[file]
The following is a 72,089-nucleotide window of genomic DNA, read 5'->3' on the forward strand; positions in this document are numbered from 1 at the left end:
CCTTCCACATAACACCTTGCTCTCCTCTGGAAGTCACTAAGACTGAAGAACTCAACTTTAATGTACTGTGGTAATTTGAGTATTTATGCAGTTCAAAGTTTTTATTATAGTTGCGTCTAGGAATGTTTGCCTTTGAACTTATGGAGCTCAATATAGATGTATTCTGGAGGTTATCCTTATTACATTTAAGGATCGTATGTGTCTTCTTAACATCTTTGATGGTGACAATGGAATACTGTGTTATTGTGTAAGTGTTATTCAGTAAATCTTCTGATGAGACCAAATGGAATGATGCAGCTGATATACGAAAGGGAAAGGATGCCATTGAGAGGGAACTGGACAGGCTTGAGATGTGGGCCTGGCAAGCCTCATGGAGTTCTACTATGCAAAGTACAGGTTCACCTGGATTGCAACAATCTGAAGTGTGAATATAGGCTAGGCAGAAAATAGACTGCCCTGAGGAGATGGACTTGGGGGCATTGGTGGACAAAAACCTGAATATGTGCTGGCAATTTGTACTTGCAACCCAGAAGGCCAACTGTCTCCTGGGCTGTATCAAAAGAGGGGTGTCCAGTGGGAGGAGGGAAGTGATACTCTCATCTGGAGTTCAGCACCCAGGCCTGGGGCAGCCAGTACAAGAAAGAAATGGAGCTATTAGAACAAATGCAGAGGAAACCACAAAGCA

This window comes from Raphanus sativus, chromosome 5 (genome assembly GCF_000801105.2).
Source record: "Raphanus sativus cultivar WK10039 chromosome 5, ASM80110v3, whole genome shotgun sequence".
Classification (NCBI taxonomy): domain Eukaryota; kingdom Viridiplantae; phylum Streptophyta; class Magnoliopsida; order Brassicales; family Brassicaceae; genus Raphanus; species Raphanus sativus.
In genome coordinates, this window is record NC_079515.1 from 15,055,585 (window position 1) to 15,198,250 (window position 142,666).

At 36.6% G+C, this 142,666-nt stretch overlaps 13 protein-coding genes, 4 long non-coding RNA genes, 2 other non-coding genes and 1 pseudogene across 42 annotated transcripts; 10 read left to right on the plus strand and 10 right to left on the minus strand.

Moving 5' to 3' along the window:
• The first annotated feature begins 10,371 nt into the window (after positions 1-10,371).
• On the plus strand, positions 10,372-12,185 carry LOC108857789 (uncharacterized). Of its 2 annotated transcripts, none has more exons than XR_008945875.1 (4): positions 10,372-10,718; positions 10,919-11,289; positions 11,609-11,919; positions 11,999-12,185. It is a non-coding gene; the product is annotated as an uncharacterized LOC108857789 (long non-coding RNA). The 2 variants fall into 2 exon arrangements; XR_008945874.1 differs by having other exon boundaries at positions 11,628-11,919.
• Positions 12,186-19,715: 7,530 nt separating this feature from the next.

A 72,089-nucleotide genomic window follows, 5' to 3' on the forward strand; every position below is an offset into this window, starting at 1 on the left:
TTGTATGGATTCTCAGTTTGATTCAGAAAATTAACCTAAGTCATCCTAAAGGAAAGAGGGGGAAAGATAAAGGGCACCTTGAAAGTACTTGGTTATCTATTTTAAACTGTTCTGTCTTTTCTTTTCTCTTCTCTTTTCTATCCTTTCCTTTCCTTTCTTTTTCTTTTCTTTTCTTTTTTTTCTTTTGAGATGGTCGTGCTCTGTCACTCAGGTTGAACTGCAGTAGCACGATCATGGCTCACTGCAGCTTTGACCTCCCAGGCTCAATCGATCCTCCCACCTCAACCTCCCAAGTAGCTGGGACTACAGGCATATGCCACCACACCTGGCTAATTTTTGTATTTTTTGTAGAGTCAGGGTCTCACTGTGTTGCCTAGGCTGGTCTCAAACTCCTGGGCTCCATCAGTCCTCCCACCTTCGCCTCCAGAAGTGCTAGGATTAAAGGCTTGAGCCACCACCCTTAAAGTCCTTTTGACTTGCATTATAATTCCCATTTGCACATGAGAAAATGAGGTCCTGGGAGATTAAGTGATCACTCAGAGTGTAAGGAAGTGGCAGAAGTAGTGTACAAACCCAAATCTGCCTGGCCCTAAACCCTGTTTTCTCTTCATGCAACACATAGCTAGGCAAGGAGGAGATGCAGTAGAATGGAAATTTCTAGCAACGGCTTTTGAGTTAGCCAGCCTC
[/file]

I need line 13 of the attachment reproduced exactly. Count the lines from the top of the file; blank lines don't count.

TTGTATGGATTCTCAGTTTGATTCAGAAAATTAACCTAAGTCATCCTAAAGGAAAGAGGGGGAAAGATAAAGGGCACCTTGAAAGTACTTGGTTATCTATTTTAAACTGTTCTGTCTTTTCTTTTCTCTTCTCTTTTCTATCCTTTCCTTTCCTTTCTTTTTCTTTTCTTTTCTTTTTTTTCTTTTGAGATGGTCGTGCTCTGTCACTCAGGTTGAACTGCAGTAGCACGATCATGGCTCACTGCAGCTTTGACCTCCCAGGCTCAATCGATCCTCCCACCTCAACCTCCCAAGTAGCTGGGACTACAGGCATATGCCACCACACCTGGCTAATTTTTGTATTTTTTGTAGAGTCAGGGTCTCACTGTGTTGCCTAGGCTGGTCTCAAACTCCTGGGCTCCATCAGTCCTCCCACCTTCGCCTCCAGAAGTGCTAGGATTAAAGGCTTGAGCCACCACCCTTAAAGTCCTTTTGACTTGCATTATAATTCCCATTTGCACATGAGAAAATGAGGTCCTGGGAGATTAAGTGATCACTCAGAGTGTAAGGAAGTGGCAGAAGTAGTGTACAAACCCAAATCTGCCTGGCCCTAAACCCTGTTTTCTCTTCATGCAACACATAGCTAGGCAAGGAGGAGATGCAGTAGAATGGAAATTTCTAGCAACGGCTTTTGAGTTAGCCAGCCTC